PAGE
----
Dubai-based firm eyes setting up industrial park in Pampanga

By Ruth Abbey Gita-Carlos

January 19, 2023

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MANILA – Dubai-based logistics firm DP World has expressed interest to establish an industrial park at Clarkfield in Pampanga province, Malacañang announced on Thursday.

This developed after President Ferdinand R. Marcos Jr. met with the executives of DP World on the sidelines of the World Economic Forum (WEF) in Davos, Switzerland on Wednesday (Zurich time), Presidential Communications Office (PCO) Secretary Cheloy Garafil said in a statement.

“Logistics company DP World on Wednesday committed to expanding its operations in the Philippines and eyes to set up an industrial park in Clarkfield in Pampanga, following a meeting with President Ferdinand R. Marcos Jr.,” Garafil said.

Sultan Ahmed bin Sulayem, group chairperson and chief executive officer of DP World, told Marcos during the meeting that the logistics company has been developing industrial parks in multiple nations and has successful ventures in Dubai, the most populous city in the United Arab Emirates.

DP World also develops industrial parks in Senegal, Egypt, India and Pakistan.

“We are committed to investing in the Philippines; we’re committed to expand,” Bin Sulayem, as quoted by the PCO, said. “So we’re interested in the Philippines, in industrial parks.”

Marcos, in response, said the Philippine government has to decide on possible sites in terms of operations, planning and ideal location to spur local development.

“And if it’s viable and those areas are actually useful for your operation, then, that would be something that we can immediately develop,” Marcos said, expressing his administration’s openness to public-private partnerships for infrastructure development.

Since its inception in 1972 as a local port operator in Dubai, DP World has transformed into a global logistics provider in over 69 countries and across every continent.

To date, DP World now moves 10 percent of the global trade through seamless, interconnected global network of ports and terminals, economic and free zones, logistics hubs and marine services.

With 90 percent of the transportation coming by the sea in the Philippines, Bin Sulayem said DP World can add value to the supply chain, with sea transportation being the cheapest means of moving cargo.

‘Timely’ participation

In an interview in Davos on Wednesday, Finance Secretary Benjamin Diokno said Marcos’ participation in WEF is “very timely” to “sell” the Philippines in foreign business leaders and investors.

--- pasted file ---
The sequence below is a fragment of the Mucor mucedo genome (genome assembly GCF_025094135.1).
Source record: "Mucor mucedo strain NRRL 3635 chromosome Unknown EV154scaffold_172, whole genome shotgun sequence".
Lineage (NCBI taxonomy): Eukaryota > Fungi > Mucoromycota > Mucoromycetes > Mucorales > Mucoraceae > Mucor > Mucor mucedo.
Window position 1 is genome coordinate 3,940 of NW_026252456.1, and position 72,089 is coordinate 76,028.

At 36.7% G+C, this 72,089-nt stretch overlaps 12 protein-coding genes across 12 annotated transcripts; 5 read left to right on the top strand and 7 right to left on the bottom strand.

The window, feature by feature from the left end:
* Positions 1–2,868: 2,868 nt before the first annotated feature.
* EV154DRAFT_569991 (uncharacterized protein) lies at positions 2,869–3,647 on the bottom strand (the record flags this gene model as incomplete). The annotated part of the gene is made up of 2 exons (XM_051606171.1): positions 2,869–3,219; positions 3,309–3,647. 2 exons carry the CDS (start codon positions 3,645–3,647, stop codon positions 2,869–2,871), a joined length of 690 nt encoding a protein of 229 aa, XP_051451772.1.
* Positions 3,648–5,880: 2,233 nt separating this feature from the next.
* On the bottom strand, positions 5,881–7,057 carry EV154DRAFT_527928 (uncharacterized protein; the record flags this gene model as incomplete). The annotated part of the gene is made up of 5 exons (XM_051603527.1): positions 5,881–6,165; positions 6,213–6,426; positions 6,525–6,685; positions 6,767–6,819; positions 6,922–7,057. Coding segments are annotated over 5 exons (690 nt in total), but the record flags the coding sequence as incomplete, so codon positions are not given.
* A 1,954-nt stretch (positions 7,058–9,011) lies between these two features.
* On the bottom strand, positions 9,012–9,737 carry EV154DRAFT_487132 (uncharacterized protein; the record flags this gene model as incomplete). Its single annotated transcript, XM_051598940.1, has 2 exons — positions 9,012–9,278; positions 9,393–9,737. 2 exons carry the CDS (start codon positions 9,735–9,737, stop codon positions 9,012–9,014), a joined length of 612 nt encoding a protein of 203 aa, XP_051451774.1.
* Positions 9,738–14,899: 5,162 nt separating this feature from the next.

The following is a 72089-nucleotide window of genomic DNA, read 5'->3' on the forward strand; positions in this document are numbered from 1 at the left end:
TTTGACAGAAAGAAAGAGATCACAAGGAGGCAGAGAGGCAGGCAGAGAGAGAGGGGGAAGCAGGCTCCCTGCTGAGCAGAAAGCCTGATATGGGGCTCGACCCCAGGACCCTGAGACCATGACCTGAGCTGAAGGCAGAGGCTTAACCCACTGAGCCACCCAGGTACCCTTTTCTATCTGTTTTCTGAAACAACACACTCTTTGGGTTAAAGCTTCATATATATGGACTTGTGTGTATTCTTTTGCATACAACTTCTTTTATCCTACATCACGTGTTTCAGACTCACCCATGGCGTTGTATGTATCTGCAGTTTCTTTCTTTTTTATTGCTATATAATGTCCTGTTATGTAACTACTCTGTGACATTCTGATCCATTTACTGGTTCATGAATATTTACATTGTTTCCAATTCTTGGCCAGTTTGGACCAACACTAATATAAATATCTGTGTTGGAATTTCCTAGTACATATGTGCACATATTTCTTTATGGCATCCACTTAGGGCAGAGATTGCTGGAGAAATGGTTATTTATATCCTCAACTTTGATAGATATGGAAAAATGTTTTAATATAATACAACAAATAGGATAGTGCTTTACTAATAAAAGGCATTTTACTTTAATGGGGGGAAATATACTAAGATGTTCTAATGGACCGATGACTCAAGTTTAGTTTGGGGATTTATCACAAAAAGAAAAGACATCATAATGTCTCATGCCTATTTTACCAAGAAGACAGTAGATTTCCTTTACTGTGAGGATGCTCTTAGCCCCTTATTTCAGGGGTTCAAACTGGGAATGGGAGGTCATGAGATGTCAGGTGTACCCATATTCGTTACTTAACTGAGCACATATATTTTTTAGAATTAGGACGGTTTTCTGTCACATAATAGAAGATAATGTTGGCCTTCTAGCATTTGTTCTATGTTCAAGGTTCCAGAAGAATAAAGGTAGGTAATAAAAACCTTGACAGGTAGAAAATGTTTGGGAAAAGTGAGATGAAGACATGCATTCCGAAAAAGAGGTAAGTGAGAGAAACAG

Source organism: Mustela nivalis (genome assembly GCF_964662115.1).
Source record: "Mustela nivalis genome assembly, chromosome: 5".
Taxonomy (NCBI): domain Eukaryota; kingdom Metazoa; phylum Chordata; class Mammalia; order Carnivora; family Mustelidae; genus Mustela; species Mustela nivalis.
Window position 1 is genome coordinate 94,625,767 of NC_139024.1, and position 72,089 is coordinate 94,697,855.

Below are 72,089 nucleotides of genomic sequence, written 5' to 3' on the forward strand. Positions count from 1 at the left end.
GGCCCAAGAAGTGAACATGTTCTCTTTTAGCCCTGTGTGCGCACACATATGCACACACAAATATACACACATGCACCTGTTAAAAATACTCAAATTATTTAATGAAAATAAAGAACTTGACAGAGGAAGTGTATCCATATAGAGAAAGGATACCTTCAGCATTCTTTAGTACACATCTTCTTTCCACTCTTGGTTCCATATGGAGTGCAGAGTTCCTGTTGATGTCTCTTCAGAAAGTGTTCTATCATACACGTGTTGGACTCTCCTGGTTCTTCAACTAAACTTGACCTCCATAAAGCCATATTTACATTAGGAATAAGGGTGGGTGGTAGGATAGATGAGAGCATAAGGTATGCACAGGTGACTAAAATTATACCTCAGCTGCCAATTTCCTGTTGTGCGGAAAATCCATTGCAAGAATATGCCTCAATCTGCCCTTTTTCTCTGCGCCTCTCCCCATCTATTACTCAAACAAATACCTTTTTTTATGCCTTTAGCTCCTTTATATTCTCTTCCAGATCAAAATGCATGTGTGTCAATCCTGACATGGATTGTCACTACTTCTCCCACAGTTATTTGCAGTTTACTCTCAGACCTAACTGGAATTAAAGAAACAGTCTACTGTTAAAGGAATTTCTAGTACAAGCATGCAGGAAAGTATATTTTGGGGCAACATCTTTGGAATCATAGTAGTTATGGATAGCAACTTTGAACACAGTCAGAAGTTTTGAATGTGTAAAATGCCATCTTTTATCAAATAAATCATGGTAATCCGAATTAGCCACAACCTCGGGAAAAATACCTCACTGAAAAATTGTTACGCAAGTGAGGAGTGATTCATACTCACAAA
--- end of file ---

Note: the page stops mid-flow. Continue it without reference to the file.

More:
Diokno said WEF serves as a platform for the Marcos administration to tell the “very nice story” of the Philippines.

Maraming na-accomplish (There are so many accomplishments),” he said, referring to Marcos’ accomplishments during his participation in WEF. “Naipaliwanag naman natin ‘yung Philippine economy. Ang purpose talaga nito is to sell the country – nasaan tayo, ganun (We are able to explain the status of the Philippine economy. Our purpose here is to really sell the country).”

More investments

Senator Mark Villar, in a separate interview, expressed confidence that Marcos’ trip to Switzerland will attract more investments in the country.

Marcos’ meeeting with business leaders, presentation of the country’s economic success, and introduction of the proposed sovereign wealth fund will all redound to the benefit of the country, Villar said.

“At kapag nagkaroon po ng additional investment, siyempre po dadami po ang opportunities sa ating bansa, dadami po ‘yung job opportunities sa ating bansa at lalong aasenso ang ating ekonomiya (And if we secure additional investment, there will be more job opportunities in our country which will pave the way for the further development of our economy),” he said.

Marcos has been holding a series of meetings with several international business leaders to discuss investment opportunities in the Philippines.

Marcos said the business meetings will allow potential investors to know the government’s policy, legislation and rules to make the country more conducive for business.

“We always come up against the issues of the ease of doing business. These are things that we are already slowly improving. And I say slow because it’s never fast enough but at least I think we can already see some progress on that,” he said. (PNA)